FAQ...Mysterious extra stitches? Look Here!


#101

Always remember, stitch markers are your friend.
I’m doing a baby afghan that uses seed stitch. about 100 stitches across. I placed stitch markers in strategic places to help me keep on track whether I’m supposed to be knitting or purling. and it also helps me make sure I’ve got the right number of stitches.


#102

I do use stitch markers for counting my stitches, too. For example when casting on. In pattern setups I also use them to devide pattern repeats (every one or a multiple to them) to keep track more easily.

but in seed stitch I do never use that. It is so visible what stitch comes next. All it takes is a look at the pattern you have already made. I only can get off track when I don’t look and think I know what I am doing. Mostly it works, but sometimes I have to knit back a bit. :slight_smile:

but, yes, stitch markers are friends!


#103

Thank you, I was driving myself nuts! I could not figure it out and these ladies would not share the secret with me over the phone and could not get out to meet them till next week! Thank you again!


#104

I am so glad that this ‘problem’ was mentioned in this thread because I am a new knitter and each and every time I would start a new project I would always end up with extra stitches, or less stitches than I had started with. Now, I admit that I get VERY excited when I get the hang of a new technique and I try to go faster than I should. It gets difficult for my hands to go slower than my brain.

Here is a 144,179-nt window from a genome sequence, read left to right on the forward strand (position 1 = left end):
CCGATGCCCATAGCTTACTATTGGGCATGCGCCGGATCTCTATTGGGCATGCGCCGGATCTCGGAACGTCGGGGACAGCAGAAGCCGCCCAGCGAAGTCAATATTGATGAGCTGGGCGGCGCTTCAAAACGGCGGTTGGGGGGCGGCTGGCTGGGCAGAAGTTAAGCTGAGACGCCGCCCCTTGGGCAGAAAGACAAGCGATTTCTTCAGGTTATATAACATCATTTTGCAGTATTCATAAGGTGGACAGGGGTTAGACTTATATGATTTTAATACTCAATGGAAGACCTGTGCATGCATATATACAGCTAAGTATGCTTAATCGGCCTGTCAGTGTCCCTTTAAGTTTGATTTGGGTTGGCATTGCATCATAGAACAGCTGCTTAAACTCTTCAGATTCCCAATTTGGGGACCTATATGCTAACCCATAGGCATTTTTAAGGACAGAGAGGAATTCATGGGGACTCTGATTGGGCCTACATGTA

I guess now, I will SLOW DOWN so I don’t have to keep starting, stopping and unraveling my work. Wish me luck!
:happydance:


#105

I was just going to ask this same question. I am a really new knitter and am attempting to follow a pattern to make a dishcloth. I started with 40 and now have 44! It has really thrown my pattern off. I will keep practicing. I am bound and determined to get this! How do I get back on track with a pattern if extra stitches have been added? Thanks and I love this site!


#106

Correcting this kind of mistake depends on the pattern. For some things you may want to undo the rows and correct the extra sts. I think that for a dishcloth, you could knit 2 together 4 times across the row, maybe once at the beginning of the row, two times somewhere towards the middle and once near the end of the row. Then you should be back to 40sts. But how and whether to correct the extra sts is up to you.
Increases and decreases could become an added feature of the pattern!


#107

Thanks for your help! I am just going to keep practicing until I get it right! Again, I appreciate the help.


#108

lol I was picking up extra stitches as well! Here I was being careful not to drop any and instead they seemed to just “leap” onto my needle. I did just as others recommended, take it slow and watch what I am picking up. I also count each row after I knit it as I am still new to knitting. After 2 months I am finding that I am making fewer errors and hopefully will feel confident enough to stop counting stitches after every row. It wastes a lot of time but for now it is better than having to go back and unravel rows